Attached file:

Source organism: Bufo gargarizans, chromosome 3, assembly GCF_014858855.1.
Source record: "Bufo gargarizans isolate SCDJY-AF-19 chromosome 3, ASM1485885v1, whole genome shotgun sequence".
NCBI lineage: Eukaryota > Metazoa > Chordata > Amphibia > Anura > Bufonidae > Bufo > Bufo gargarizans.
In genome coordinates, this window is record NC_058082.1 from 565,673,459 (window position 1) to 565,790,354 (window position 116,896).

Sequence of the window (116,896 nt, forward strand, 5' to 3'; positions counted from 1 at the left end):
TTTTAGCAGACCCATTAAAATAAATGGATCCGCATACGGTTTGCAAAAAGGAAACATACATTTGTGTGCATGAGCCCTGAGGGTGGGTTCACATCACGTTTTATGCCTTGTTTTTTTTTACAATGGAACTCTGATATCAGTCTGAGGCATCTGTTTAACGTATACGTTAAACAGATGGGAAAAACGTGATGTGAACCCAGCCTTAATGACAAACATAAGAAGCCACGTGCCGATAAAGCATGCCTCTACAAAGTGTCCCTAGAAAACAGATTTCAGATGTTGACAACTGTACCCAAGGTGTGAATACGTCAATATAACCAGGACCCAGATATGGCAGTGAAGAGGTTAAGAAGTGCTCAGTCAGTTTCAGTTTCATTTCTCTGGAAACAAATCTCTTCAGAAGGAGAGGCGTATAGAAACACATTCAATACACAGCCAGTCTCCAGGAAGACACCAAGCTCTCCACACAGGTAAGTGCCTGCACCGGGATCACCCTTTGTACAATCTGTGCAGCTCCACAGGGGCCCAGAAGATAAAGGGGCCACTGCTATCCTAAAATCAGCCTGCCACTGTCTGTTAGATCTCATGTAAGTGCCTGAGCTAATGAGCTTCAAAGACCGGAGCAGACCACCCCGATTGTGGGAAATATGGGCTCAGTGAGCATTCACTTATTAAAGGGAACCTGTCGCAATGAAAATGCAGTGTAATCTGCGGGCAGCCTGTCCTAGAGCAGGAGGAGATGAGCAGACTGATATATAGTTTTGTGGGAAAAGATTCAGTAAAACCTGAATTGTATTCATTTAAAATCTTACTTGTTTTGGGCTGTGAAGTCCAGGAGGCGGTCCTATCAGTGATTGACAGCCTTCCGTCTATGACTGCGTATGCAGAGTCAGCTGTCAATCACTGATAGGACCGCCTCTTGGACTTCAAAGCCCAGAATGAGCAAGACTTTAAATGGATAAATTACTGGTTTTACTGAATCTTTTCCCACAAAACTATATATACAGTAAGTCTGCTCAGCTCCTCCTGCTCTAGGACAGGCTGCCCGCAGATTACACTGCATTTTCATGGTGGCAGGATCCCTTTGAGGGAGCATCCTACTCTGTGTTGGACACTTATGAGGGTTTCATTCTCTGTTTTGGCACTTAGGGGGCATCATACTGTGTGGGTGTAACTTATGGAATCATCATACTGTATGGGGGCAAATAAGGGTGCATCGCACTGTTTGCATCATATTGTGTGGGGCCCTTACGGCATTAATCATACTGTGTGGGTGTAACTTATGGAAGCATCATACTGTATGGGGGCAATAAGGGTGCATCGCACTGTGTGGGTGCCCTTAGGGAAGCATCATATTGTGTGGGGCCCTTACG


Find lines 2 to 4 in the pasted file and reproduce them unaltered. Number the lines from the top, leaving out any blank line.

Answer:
Source record: "Bufo gargarizans isolate SCDJY-AF-19 chromosome 3, ASM1485885v1, whole genome shotgun sequence".
NCBI lineage: Eukaryota > Metazoa > Chordata > Amphibia > Anura > Bufonidae > Bufo > Bufo gargarizans.
In genome coordinates, this window is record NC_058082.1 from 565,673,459 (window position 1) to 565,790,354 (window position 116,896).